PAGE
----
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India to ban use of 18 pesticidesqrcode

Jan. 9, 2017

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Jan. 9, 2017

India to ban use of 18 pesticides

Acting on advice of an expert committee, the Centre will ban use of 18 pesticides in India as it involves risk to humans and animals.

The Union agriculture ministry has issued a draft order, asking manufacturers, importers and state authorities to completely ban 12 of the identified pesticides (benomyl, carbaryl, diazinon, fenarimol, fenthion, linuron, methoxy ethyl mercury chloride, methyl parathion, sodium cyanide, thiometon, tridemorph and trifluralin) from January 1, 2018 and remaining six (alachlor, dichlorvos, phorate, phosphamidon, triazophos and trichlorfon) from December 31, 2020.

Though these pesticides are banned or restricted in other countries, it continues to be used in India. Some of these pesticides are highly toxic to honey bees and birds.

Use of these pesticides also contaminates water bodies and thereby affects aquatic organisms.

The decision to ban these pesticides is taken after considering recommendations of an expert committee, headed by former national professor of the Indian Agricultural Research Institute (IARI) Anupam Varma. The committee, constituted in July 2013, had reviewed use of 66 pesticides which are banned or restricted in many countries.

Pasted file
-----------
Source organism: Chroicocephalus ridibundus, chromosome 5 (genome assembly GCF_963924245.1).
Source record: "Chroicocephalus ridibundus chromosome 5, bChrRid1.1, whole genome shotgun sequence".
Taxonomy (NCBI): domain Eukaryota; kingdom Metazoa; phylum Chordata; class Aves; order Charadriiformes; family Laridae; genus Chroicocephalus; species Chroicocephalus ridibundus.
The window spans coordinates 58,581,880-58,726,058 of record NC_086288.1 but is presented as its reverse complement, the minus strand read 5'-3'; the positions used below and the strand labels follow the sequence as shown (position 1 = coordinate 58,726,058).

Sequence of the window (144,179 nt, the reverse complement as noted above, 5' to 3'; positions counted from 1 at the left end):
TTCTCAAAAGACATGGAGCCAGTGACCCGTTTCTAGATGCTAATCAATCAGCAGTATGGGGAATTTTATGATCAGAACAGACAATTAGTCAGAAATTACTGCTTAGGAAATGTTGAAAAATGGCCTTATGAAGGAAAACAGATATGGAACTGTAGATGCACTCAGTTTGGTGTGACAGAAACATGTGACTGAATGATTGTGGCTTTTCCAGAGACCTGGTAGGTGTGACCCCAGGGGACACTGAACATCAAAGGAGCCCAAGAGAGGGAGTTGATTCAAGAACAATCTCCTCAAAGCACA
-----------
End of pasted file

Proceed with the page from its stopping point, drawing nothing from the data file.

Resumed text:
"The central government after considering the recommendations of the said expert committee and after consultation with the registration committee is satisfied that the use of 18 pesticides (specified ones) are likely to involve risk to human being and animals as to render it expedient or necessary to take immediate action", says the draft order, issued by the ministry on December 15, 2016.

The ministry, through this order, sought objections or suggestions from stakeholders within 45 days. "All the suggestions will be examined and the final order, banning these 18 identified pesticides, will be issued next month", said an official.

The annexure of the draft order enlists the harmful effects of these pesticides.

Since the ban will come into force beginning early next year, the ministry has instructed current importers and manufacturers to incorporate in the label and leaflet of the product about the danger associated with the use of specific pesticide to water bodies and aquaculture or its toxic effect to human being, honey bees and birds.
 

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